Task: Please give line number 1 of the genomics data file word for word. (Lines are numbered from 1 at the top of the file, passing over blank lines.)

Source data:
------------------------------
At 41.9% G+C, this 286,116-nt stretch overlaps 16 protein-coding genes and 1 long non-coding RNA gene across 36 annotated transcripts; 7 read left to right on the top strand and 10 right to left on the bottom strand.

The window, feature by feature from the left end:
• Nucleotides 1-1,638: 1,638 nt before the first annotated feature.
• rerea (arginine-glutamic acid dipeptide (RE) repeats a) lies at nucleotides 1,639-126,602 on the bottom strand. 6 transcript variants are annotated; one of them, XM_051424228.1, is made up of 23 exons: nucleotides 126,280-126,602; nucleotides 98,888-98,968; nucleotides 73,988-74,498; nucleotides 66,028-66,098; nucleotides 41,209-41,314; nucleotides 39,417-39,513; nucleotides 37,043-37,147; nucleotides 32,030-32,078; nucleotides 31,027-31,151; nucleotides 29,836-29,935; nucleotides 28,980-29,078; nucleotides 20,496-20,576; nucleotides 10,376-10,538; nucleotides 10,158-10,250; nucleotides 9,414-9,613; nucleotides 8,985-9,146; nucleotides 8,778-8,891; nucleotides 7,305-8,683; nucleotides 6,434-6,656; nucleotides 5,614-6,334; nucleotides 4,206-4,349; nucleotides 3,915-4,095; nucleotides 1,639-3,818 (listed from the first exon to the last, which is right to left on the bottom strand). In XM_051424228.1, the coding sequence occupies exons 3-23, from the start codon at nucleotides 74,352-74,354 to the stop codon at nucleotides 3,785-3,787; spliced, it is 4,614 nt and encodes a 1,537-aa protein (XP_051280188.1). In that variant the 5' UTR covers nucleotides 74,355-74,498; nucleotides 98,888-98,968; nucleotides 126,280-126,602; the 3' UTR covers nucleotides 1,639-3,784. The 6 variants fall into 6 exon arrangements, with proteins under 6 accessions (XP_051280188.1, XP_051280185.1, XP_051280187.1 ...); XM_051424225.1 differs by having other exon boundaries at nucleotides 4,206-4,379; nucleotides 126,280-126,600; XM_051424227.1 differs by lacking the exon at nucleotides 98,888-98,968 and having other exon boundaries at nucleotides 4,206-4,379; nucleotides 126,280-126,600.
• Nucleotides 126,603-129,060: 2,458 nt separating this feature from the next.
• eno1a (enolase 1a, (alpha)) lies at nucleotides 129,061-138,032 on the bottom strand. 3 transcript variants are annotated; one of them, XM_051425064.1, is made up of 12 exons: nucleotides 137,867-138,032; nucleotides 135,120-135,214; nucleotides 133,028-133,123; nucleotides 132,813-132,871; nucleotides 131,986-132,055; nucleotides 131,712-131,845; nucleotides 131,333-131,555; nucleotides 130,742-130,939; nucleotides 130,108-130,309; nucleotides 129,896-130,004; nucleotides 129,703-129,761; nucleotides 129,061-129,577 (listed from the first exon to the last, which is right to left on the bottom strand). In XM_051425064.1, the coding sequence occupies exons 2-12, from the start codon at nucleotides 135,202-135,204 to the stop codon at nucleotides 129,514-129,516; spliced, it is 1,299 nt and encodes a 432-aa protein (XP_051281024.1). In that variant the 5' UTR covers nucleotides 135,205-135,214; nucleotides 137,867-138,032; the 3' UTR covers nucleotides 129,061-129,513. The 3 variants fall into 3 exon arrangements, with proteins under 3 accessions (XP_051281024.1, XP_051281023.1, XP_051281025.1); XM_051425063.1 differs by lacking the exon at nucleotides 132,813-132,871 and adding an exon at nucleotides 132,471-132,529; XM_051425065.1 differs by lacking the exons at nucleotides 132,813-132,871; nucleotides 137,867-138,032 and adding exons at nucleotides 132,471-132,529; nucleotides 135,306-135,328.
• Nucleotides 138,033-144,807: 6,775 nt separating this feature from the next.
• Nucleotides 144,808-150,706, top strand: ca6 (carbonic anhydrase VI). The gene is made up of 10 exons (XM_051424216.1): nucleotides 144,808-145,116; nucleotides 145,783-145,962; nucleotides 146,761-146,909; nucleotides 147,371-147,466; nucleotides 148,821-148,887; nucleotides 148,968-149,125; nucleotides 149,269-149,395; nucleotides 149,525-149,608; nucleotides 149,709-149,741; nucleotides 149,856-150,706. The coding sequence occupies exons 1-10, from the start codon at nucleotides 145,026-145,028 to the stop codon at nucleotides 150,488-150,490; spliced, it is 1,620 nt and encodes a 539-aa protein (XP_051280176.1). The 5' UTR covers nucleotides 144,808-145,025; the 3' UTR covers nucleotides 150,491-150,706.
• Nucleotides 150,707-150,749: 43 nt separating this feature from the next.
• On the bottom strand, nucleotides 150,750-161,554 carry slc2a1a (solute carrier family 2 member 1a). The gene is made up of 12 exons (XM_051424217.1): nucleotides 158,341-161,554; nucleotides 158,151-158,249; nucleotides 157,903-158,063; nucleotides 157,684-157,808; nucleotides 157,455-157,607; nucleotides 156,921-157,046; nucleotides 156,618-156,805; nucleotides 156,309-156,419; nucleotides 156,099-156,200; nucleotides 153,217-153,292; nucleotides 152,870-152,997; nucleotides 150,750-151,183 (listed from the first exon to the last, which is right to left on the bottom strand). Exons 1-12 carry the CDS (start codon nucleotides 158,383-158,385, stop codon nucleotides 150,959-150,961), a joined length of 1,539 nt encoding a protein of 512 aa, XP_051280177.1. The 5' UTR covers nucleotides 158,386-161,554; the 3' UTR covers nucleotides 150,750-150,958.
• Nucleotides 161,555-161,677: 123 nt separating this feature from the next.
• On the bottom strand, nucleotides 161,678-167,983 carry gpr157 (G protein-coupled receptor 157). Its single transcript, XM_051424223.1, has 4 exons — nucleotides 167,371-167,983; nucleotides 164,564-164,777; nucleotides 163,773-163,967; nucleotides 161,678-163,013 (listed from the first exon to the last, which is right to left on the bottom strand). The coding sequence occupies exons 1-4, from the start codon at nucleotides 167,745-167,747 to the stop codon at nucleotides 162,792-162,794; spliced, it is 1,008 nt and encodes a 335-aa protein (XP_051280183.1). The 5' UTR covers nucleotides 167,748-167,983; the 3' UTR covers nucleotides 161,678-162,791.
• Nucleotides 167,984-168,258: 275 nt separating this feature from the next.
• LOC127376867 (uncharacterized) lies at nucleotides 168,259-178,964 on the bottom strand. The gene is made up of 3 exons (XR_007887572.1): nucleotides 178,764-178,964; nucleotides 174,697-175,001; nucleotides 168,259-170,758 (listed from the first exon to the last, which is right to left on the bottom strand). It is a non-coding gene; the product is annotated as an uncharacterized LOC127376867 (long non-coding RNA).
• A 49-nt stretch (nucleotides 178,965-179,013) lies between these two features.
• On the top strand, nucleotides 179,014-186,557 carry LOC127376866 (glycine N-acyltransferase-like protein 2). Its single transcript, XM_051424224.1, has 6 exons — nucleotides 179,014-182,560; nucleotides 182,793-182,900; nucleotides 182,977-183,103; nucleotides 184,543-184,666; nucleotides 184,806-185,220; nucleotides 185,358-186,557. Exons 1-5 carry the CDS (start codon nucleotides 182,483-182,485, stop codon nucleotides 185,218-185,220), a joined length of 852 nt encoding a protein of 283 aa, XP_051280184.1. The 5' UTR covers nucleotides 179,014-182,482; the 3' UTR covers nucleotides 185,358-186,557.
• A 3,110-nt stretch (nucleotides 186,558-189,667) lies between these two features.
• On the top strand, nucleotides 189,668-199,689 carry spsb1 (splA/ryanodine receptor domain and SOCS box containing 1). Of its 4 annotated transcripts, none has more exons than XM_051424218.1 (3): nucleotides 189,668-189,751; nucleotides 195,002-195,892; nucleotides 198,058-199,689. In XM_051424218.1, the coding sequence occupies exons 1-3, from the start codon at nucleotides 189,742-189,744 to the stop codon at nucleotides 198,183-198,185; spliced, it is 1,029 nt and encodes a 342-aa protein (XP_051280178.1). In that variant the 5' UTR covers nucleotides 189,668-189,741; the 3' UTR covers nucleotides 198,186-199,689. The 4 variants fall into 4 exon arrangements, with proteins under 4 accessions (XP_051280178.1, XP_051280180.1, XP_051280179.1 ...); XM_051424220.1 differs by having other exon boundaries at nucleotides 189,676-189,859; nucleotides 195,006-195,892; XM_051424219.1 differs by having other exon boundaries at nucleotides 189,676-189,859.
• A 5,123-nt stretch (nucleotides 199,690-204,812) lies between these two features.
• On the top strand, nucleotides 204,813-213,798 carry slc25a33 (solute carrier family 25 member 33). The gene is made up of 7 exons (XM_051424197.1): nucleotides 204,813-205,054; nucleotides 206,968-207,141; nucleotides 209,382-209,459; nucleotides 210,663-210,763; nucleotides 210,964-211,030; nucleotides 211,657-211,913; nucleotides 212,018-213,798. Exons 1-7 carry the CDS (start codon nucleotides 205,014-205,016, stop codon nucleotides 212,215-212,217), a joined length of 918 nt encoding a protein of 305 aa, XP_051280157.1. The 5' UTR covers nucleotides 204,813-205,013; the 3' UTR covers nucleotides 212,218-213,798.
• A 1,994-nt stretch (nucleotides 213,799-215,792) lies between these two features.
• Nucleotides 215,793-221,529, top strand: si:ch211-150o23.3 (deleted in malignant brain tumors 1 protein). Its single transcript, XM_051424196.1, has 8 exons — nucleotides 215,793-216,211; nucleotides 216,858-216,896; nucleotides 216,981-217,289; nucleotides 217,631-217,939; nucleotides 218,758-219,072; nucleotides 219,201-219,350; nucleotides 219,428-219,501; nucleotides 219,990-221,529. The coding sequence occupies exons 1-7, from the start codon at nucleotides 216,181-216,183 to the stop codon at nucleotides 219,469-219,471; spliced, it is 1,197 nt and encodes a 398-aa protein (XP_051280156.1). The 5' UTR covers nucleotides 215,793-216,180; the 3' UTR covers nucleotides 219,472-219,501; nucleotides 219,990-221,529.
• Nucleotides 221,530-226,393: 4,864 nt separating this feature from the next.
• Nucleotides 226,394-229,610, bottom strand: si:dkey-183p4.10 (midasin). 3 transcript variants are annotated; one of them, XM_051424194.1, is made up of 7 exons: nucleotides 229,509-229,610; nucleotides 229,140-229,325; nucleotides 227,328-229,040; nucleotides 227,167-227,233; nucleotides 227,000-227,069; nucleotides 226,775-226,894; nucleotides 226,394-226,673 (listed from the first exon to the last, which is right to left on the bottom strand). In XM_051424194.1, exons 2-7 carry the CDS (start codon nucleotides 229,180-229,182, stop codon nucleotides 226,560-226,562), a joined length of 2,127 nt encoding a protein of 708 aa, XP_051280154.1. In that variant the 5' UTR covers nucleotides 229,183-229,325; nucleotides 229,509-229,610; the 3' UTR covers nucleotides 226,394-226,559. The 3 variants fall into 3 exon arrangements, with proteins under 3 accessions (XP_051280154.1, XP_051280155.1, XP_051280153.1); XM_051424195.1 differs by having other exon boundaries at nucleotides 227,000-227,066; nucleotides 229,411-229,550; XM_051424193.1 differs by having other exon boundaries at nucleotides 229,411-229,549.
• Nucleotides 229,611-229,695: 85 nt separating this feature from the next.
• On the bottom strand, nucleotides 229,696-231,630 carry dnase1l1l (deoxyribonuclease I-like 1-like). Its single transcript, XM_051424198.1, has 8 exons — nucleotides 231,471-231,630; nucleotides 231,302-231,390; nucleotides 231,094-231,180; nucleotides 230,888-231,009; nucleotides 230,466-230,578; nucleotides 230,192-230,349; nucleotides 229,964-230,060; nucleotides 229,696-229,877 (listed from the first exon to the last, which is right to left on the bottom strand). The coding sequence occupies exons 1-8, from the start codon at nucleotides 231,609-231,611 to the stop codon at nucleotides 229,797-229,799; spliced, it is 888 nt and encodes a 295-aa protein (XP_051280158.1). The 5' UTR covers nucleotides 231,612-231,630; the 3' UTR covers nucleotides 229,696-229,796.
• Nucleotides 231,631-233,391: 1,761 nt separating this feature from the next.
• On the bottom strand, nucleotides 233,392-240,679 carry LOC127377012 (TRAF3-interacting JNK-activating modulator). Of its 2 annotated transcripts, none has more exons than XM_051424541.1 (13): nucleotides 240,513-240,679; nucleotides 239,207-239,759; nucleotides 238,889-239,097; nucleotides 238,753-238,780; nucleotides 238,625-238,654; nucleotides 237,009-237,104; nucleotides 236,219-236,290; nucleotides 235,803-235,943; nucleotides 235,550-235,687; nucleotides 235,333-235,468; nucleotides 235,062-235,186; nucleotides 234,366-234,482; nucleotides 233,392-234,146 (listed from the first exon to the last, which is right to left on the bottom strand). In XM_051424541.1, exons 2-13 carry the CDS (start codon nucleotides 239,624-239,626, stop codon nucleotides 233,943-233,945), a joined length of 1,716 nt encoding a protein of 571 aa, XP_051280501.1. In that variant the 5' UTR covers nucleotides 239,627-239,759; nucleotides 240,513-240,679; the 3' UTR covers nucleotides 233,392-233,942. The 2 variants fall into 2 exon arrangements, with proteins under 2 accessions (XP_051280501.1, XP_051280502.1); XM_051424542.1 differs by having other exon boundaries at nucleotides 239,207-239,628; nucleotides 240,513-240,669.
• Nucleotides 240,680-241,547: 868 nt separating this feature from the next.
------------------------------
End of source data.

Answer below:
At 41.9% G+C, this 286,116-nt stretch overlaps 16 protein-coding genes and 1 long non-coding RNA gene across 36 annotated transcripts; 7 read left to right on the top strand and 10 right to left on the bottom strand.